New industries lead to new logistical problems. Some new industries have more problems than others, though, and Illinois’ new cannabis companies have recently discovered that they are incredibly vulnerable to burglary losses.
In fact, during the first month of legal cannabis sales alone, nearly $40 million worth of weed was stolen in Illinois.
From basic shoplifting to torch-wielding burglars in Logan Square, people are finding cannabis companies all too easy to target. The cash-heavy nature of the industry doesn’t make it any less tempting.
As a result, cannabis businesses are beginning to install significant security systems to prevent this kind of theft. However, security may not be the primary deterrent for cannabis theft. The legal penalties are enough all on their own.
Burglary: A Serious Illinois Offense
Burglary is a broader crime than many realize. It’s not just the theft of an object. In fact, burglary is more a crime of intent than one of action.
Illinois defines burglary as entering someone else’s property unlawfully while intending to commit another crime. This crime is a class 2 felony, carrying up to seven years in prison and fines up to $25,000. Actually managing to commit another crime such as theft is irrelevant. All it takes is the intent.
One key component of a burglary classification is being on the property unlawfully. Stealing from a property while you are there legally is only considered theft, not burglary.
For a crime to be classified as a burglary, the person must first have entered the property without permission or remained on the property after their permission to be there expired. That crosses the threshold into unlawful.
Even then, though, just breaking into a property doesn’t quite meet the line to qualify as burglary. That leaves the crime at a lower level of criminal trespassing, which is typically a Class A misdemeanor.
However, intending to commit another crime such as theft or some other felony raises the crime to the level of burglary.
How Burglary Methods and Amounts Affect Penalties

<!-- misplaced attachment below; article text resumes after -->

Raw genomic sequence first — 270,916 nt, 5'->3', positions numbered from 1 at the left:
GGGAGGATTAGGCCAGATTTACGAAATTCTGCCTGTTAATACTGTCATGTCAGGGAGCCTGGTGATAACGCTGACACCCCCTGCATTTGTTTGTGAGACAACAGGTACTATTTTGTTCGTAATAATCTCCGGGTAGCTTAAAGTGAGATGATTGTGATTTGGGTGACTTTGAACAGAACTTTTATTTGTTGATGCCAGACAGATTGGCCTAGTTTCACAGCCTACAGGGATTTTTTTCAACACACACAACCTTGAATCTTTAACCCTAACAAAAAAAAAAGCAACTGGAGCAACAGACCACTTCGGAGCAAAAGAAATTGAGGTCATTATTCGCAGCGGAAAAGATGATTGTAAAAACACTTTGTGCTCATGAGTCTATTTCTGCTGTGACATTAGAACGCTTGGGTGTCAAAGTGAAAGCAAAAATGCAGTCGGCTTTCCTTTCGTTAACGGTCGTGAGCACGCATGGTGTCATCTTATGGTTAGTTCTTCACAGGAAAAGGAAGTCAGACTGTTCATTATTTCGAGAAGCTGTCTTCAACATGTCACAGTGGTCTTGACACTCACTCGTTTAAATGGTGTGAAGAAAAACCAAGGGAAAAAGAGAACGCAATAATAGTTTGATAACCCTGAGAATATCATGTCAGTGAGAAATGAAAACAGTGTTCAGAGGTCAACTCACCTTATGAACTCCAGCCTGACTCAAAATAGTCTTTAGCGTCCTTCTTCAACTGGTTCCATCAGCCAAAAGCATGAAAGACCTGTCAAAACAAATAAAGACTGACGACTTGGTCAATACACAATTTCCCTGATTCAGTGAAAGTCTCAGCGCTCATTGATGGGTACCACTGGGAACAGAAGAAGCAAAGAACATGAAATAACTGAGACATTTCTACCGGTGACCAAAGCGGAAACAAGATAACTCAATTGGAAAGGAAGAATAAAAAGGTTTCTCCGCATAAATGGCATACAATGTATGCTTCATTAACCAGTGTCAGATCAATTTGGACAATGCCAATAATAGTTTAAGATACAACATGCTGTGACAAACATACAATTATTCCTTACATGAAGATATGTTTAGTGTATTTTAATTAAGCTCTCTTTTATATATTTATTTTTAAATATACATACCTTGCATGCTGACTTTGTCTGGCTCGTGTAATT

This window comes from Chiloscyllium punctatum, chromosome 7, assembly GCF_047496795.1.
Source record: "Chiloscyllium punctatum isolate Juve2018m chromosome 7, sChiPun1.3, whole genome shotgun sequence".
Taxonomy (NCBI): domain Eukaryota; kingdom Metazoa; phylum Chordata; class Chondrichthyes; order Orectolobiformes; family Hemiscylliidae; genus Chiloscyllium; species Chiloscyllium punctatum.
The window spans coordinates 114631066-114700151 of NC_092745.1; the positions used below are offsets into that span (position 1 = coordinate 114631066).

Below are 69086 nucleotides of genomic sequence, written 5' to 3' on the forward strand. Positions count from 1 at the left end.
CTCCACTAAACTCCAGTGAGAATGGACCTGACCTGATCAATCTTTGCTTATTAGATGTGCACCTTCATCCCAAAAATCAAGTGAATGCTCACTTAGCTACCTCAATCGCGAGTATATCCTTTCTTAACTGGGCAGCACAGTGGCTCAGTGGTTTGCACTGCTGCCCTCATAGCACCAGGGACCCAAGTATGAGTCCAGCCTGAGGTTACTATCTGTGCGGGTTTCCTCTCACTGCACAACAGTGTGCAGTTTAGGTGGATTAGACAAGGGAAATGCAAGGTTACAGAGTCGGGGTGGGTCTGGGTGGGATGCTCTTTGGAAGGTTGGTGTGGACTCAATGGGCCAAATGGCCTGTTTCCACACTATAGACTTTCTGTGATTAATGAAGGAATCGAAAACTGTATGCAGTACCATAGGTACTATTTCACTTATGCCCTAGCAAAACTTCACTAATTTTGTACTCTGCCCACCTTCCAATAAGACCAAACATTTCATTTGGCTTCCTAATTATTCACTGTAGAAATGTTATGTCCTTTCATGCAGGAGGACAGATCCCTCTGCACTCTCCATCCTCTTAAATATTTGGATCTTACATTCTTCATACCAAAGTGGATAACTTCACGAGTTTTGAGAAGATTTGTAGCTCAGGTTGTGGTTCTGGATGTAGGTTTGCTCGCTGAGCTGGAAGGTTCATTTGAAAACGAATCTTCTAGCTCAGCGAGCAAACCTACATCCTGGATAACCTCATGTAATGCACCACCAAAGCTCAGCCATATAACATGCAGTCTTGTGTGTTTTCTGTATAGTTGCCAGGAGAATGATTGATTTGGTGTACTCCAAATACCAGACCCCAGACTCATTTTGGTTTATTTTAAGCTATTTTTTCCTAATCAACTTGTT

Intent is the keystone of a burglary charge. If a potential burglar is arrested before committing another crime, they can still be convicted of burglary if intent can be proven. One of the easiest methods of proving intent is finding tools of burglary on someone’s person.
The alleged blowtorch-wielding burglar in Logan Square is a clear example of how the tools used can point to intent. The supposed burglar carried a blowtorch with them while accessing the cannabis storage facility after hours.
There are very few reasons a person might need a blowtorch capable of cutting through steel on an average day. Should it be shown that they brought the blowtorch with them, it appears more likely that they entered the building with the intent to commit a crime.
If the burglary is successful and property is stolen, then the potential penalties are doubled. Theft is its own crime and tried in conjunction with burglary.
The alleged Logan Park burglar is accused of having stolen $200,000 worth of property, which is a class 2 felony based on the value. So, if a suspect is charged, they will likely be charged with two separate class 2 felonies, potentially doubling their time in prison and their fines.
As you can see, burglary is a more complex crime for the legal system to process than one might initially believe. Proving intent is a difficult matter.
Anyone charged with a burglary offense should reach out to an experienced attorney to work on minimizing their potential charges right away.
About the Author
Sami Azhari has been working as a lawyer since 2007, after receiving his Juris Doctor from the Michigan State University College of Law. He has handled numerous state and federal cases and is known throughout the Chicago and Rolling Meadows area for providing his clients with high-quality, skilled representation. He has been recognized by Avvo (2013 and 2018), SuperLawyers (2015-2020), The National Trial Lawyers, and other notable organizations, and has spoken at a number of legal conferences.